This is why I am letting people know about the hubcentric rings. A lot of vehicle communities are aparently ignorant about this solution (hubcentric rings) versus others like the Miata community (I own two Miatas) that are well aware of the solution and have been preaching for 17 years to anybody who has purchased an aftermarket wheel.
     
  15. Aug 2, 2007 at 7:09 AM
    #15
    Panama Red

    Panama Red Well-Known Member

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  16. Aug 2, 2007 at 8:02 AM
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    eDubs

    eDubs Member

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    I tried to measure the bore diameter fo the rim and the inner diameter of the hub ring. I get (with a tape measure which isnt accurate) 3.125" for the wheel bore diameter and 2.5" for the hub ring... that's not even close to 106 or 108mm's.
     
  17. Aug 2, 2007 at 8:13 AM
    #17
    Panama Red

    Panama Red Well-Known Member

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    eDubs:
    It sounds like Toyota had a different hub coller size standard back on your truck than the newer 106 mm truck size. If you measure your wheel bore and hub coller accurately (use a micromiter), you should be able to pick the correct hubcentric rings that will exactly fit your truck. As you can tell when going to this site, there are a lot of ring sizes that are close you what you might need, so you need to accurately measure to be sure just exactly which one will fit your application. http://www.1010tires.com/hubrings.asp?gclid=CImskrKxhI0CFSNFgQodiXPuiA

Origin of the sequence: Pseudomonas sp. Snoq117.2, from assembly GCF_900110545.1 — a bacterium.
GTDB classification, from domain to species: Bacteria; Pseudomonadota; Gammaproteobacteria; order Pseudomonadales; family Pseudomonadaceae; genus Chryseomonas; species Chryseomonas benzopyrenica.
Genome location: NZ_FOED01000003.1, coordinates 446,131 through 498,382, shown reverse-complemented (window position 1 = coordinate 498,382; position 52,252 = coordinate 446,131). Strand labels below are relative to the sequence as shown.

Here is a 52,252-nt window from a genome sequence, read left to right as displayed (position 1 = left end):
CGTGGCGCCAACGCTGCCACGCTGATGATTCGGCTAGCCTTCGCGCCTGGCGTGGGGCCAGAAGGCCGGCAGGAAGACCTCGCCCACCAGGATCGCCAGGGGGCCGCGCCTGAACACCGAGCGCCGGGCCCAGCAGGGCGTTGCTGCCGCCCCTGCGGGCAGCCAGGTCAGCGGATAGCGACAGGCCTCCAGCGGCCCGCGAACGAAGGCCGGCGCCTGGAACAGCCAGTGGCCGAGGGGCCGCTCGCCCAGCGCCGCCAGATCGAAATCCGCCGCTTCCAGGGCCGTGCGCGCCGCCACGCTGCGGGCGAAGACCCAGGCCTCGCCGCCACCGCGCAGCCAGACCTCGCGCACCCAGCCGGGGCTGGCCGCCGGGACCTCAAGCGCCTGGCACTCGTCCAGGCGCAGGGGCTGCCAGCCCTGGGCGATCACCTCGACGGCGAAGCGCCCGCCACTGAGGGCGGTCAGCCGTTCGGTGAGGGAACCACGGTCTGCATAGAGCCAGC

18. Aug 2, 2007 at 9:21 AM
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    eDubs

    eDubs Member

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    I dont have a micrometer but I'm sure I could buy one. Maybe they have one at the tire shop like discount tires?
     
  19. Aug 2, 2007 at 9:23 AM
    #19
    Panama Red

    Panama Red Well-Known Member

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    Yes or any good mechanic will have one since they need it when measuring brakes, engine parts, etc.
     
  20. Aug 7, 2007 at 2:40 PM
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    FlacoTaco07

    FlacoTaco07 Member

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    This just answered my question I have been pondering all week....



    Do I want aftermarket rims? And the headache possibly?




    NO!!!!!!!!!!!!!!!!!!!